After a beautiful day of hiking, biking, and beer, I could not think of a better way to top off my evening than trying out a new recipe. I chose the Surprise Tatin (pg. 22), as the ingredients were simple and few, and I knew it would be a one-stop shopping trip. Being new to the world of “upscale” cooking, I did not know what a tatin was, so I looked it up; its just a form of tart that you bake upside-down (like a pineapple upside-down cake) and caramelize.
This recipe requires dried cherry tomatoes and Chef says you use “commercial sun-dried tomatoes in oil to save yourself making the oven-dried” ones, but I figured if I’m going to do the thing, I’m going to do it right. So I bought some nice organic cherry tomatoes and oven-dried them (which took 45 min).I then did the potatoes (which ended up being of a bigger variety than Chef’s) and browned the onions.
Next was caramelizing the butter and sugar. I have never done this before and did not know what to look for. The butter and sugar mix started browning right away and bubbling, but not getting thick, so I kept stirring. Then it started to separate and I thought “uh-oh”…but then it started to thicken and I could smell the caramel! I got excited! But I also didn’t know when to stop and I may have burnt it a little…but it ended up tasting great anyway.
I then put in the potato slices and stuffed the browned onions and the oven-dried tomatoes in between the potato circles. The onions went in nicely, but the tomatoes…first of all, while they were dried, they were not all of the way dried like the sun-dried tomatoes you buy at the store, so as I tried to stuff some into the smaller cracks, they burst! This wasn’t too big of a problem, as they were small and mostly just burst into the pan, but just something to be wary of. They were also still hot! Advice: do the tomatoes early so they have time to cool a bit before trying to stuff the little guys into the tatin.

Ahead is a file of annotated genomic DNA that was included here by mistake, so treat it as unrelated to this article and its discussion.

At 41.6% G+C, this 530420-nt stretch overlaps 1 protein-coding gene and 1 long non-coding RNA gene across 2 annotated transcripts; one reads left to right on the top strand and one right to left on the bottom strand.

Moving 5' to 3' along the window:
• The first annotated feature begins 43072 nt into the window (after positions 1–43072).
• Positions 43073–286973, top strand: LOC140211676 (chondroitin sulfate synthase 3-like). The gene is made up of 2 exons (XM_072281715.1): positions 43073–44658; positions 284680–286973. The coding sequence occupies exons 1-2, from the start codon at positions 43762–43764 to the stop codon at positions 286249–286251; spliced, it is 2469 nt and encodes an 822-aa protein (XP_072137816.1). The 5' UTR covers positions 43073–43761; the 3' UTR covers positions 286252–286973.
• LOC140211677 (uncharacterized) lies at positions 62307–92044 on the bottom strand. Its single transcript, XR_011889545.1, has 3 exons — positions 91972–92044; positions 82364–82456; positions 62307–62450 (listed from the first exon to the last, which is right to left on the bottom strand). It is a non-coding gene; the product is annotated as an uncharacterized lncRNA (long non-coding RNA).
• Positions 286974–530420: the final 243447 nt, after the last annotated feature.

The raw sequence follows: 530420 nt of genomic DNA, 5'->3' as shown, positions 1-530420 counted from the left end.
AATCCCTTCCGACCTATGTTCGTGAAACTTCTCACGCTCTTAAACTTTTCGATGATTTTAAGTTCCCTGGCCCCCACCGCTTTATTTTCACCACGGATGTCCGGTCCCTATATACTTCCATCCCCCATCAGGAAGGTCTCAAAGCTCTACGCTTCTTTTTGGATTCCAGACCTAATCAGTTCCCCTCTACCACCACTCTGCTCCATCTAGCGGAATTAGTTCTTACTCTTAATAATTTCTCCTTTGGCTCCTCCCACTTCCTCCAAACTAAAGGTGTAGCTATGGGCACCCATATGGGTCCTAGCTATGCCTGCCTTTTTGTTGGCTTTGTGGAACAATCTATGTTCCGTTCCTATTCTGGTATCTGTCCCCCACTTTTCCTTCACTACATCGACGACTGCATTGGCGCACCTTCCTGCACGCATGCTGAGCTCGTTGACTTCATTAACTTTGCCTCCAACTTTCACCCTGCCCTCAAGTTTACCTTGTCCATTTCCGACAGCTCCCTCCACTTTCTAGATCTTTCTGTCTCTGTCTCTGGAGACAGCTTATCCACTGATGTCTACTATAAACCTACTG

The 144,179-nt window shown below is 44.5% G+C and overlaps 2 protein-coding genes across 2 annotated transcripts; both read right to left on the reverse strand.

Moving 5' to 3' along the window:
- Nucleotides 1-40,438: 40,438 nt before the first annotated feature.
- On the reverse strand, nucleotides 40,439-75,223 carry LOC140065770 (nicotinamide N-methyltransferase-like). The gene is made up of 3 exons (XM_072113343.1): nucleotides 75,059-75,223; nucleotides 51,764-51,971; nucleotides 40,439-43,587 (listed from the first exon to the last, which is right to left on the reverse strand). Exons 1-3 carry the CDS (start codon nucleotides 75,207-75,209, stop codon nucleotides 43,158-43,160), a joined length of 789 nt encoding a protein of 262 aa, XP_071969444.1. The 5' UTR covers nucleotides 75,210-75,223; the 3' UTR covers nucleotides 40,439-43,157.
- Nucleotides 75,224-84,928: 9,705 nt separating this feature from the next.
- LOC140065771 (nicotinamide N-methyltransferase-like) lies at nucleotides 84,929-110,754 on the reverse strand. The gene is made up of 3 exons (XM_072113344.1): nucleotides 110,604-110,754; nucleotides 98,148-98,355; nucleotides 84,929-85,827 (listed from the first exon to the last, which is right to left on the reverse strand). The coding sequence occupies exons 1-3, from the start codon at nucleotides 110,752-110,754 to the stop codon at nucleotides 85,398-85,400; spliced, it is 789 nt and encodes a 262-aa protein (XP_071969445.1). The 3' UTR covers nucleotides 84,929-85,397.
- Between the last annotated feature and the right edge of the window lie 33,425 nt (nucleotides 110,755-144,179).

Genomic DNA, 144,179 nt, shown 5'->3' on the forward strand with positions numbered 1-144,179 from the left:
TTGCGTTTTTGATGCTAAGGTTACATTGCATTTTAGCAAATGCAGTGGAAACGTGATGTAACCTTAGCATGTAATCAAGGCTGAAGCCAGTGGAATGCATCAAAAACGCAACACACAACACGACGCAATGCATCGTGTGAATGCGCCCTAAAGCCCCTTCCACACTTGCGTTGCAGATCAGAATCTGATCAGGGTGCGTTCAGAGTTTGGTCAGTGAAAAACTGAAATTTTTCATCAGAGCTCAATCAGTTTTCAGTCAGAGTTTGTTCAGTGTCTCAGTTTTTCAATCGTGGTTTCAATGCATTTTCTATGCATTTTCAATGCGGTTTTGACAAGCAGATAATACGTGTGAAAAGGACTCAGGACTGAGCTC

Then cheese, pastry shell, and into the oven! Another bit of advice here: put the cake pan on a cookie sheet to bake. I did not and, while I did tuck the puff pastry into the sides of the pan and around the potatoes as Chef said to do, my tatin cooked over and now my oven is a bit of a mess… Also, when I pulled it out, it didn’t look very pretty where is cooked over.
Then I flipped it onto a plate and it was done and ready to eat! The flipping was easier than I anticipated, thinking that it might get stuck – it did not! The end product was very nice! Similar to the picture in the book, except I used larger potatoes and my caramelizing got a bit well done. I was very happy with the final product. It was relatively easy to make, but did take about 2 hours to prep, cook, and bake everything. So, while the work and ingredients are simple, make sure you plan ahead so you have enough time. I give this dish 5 stars. It ended up tasting delicious! It indeed was a “real treat for potato lovers,” as Chef Ottolenghi said it would be.
On the left is mine, on the right is the one pictured in the book (pg.23).